It's much easier to stand wearing skis, and if you're renting equipment, skis are less expensive than snowboards. At Appalachian Mountain, snowboard rentals are $22 on a weekday, while ski rentals are only $12. Hawksnest Golf and Ski Resort, however, has a smaller price difference, with $12 weekday ski rentals, and only $15 snowboard rentals.
   For the skier who often finds himself doing a split is the alternative to snowboard. While someone who hasn't spent much time on a slope may find the feeling of having both feet strapped to a wooden board a bit overwhelming, it's perfect for someone who despises having sprawling falls, or struggles with keeping their skis from crossing.
   Snowboards, while more expensive to rent from a rental shop or ski mountain, are less expensive to buy than skis if you want to invest in your own equipment. Snowboarders are usually less obtrusive when getting off the ski lift, as they don't have poles to trip fellow riders and don't need to spread into a "pizza" to keep their speed down.
   Whether you ski or snowboard, you will more than likely fall at some point, often repetitively. Falling on a snowboard is, in my opinion, less painful, because arms and legs don't bend in ways that limbs should never bend; instead, falls are more like gentle flops, or if involving higher speeds, rolling somersaults.
   Snowboarders are often accused of cluttering the slopes by sitting in the middle of the slope. I will both defend and agree with this statement. It is extremely difficult to stand on a snowboard, because you have to dig either the front or rear edge into the snow to stop, forcing you to sit or kneel in the snow when not in motion.
   However, I side with the common skier's complaint about boarders sitting in groups, blocking everyone else's path to the bottom. Both skiers and snowboarders must utilize the entire width of a slope for optimal control. A standing skier is the equivalent of a sitting snowboarder, and neither group should block others' path down the slope.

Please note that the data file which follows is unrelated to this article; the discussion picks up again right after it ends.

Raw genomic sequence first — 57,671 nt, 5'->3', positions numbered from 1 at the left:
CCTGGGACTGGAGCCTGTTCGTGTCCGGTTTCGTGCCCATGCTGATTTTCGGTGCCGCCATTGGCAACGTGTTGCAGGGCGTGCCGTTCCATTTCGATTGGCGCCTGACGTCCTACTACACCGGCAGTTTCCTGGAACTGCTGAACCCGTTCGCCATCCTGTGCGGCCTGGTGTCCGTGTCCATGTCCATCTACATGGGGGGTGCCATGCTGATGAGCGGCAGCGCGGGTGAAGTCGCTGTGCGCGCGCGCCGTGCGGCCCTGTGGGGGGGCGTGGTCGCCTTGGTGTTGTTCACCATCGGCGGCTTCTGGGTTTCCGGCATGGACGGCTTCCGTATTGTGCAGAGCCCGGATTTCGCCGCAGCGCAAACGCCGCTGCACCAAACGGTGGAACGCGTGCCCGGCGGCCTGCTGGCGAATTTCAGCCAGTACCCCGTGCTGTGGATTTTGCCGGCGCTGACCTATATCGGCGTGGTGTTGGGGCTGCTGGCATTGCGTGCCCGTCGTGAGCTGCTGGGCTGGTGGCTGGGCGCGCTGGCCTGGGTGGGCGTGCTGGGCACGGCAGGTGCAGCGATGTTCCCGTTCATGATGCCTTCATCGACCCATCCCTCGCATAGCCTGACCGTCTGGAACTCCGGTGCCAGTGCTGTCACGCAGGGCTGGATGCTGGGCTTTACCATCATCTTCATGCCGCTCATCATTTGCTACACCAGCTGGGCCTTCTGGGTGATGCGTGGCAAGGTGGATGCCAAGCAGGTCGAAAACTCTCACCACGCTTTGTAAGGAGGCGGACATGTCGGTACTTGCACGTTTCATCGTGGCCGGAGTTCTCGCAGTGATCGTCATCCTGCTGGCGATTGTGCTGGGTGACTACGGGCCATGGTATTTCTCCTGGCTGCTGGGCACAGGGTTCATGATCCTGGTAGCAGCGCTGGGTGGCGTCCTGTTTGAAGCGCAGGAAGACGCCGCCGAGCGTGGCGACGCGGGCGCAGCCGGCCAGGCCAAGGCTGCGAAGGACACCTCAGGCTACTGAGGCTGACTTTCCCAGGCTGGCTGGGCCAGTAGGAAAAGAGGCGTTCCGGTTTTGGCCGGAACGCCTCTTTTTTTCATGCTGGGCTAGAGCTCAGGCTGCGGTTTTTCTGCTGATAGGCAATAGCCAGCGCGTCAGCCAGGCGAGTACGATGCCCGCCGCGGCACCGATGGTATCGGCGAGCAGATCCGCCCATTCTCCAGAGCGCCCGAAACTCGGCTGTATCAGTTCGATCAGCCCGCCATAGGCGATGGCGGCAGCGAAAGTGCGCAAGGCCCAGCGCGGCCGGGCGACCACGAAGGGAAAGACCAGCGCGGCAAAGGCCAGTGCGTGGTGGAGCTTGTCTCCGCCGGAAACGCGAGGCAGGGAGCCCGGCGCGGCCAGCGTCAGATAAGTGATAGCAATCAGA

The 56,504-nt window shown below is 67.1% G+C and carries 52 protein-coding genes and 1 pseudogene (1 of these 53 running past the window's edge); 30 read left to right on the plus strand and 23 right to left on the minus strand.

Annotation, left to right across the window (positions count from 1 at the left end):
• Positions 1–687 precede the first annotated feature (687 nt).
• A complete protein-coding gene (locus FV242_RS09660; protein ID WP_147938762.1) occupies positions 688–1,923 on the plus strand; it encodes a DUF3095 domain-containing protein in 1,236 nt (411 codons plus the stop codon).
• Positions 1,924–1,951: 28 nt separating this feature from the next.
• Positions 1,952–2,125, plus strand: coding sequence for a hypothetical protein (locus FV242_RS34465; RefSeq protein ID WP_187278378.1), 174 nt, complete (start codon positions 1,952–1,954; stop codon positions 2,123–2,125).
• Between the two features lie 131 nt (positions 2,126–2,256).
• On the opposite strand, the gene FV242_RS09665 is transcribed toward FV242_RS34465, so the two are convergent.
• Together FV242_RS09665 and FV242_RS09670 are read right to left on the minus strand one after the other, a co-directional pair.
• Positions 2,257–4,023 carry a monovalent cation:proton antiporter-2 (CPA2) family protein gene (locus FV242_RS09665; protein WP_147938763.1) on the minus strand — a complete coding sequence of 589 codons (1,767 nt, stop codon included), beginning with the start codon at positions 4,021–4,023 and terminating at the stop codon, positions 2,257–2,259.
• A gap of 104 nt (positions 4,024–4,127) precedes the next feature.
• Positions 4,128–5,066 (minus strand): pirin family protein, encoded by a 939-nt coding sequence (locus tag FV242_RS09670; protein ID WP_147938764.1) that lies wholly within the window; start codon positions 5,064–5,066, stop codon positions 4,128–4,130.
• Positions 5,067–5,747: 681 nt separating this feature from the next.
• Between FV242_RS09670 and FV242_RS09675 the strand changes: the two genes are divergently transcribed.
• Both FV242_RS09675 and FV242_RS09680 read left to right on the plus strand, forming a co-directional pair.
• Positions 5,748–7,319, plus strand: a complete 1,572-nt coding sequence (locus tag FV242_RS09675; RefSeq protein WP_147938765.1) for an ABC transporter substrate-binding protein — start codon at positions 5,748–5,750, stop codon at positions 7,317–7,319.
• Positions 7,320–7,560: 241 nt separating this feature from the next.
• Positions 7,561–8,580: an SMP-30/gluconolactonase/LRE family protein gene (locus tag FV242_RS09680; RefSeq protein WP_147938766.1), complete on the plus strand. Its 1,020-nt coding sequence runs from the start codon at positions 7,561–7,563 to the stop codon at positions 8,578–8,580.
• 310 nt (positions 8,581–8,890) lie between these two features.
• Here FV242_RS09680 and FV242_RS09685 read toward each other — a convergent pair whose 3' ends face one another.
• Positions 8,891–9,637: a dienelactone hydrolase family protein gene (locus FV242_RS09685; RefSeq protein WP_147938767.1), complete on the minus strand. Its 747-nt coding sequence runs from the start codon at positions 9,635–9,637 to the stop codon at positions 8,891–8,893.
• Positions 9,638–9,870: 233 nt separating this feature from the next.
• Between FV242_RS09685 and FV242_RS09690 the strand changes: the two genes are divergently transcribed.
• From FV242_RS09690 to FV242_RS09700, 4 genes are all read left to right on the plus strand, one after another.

Once you "find" yourself as a snowboarder, you will be regular or goofy; that is, if you favor going down the slope with your left foot in front, you're regular, and goofy if you go right foot first. The technique of snowboarding is to alternately lean forward and backward, simultaneously digging your front and back edges into the snow, known as carving, which is similar to the "s" shape that skiers cut through the snow. Regulars tend to favor their back edge, while most goofys are more comfortable stopping on their front edge.
   The choice of which resort to ski at depends on what you want from your experience. Sugar Mountain boasts the steepest, fastest slopes, and is always the first to open and last to close. Beech has a wide variety of slopes, enveloping both the amateur and the expert. Sugar and Beech have the reputation of being the largest slopes, but have more expensive rates. To compensate, they offer a wider variety of discounts.
   Hawksnest and Appalachian are smaller, and have cheaper rates, but don't offer as many discounts. Hawksnest prides itself in later hours, and less expensive year-round rates. Appalachian Mountain is more family-oriented, and also offers low seasonal rates.
   When the snow starts falling, instead of growling about the bad weather, take a short drive to North Carolina, and enjoy one of the lesser known sports.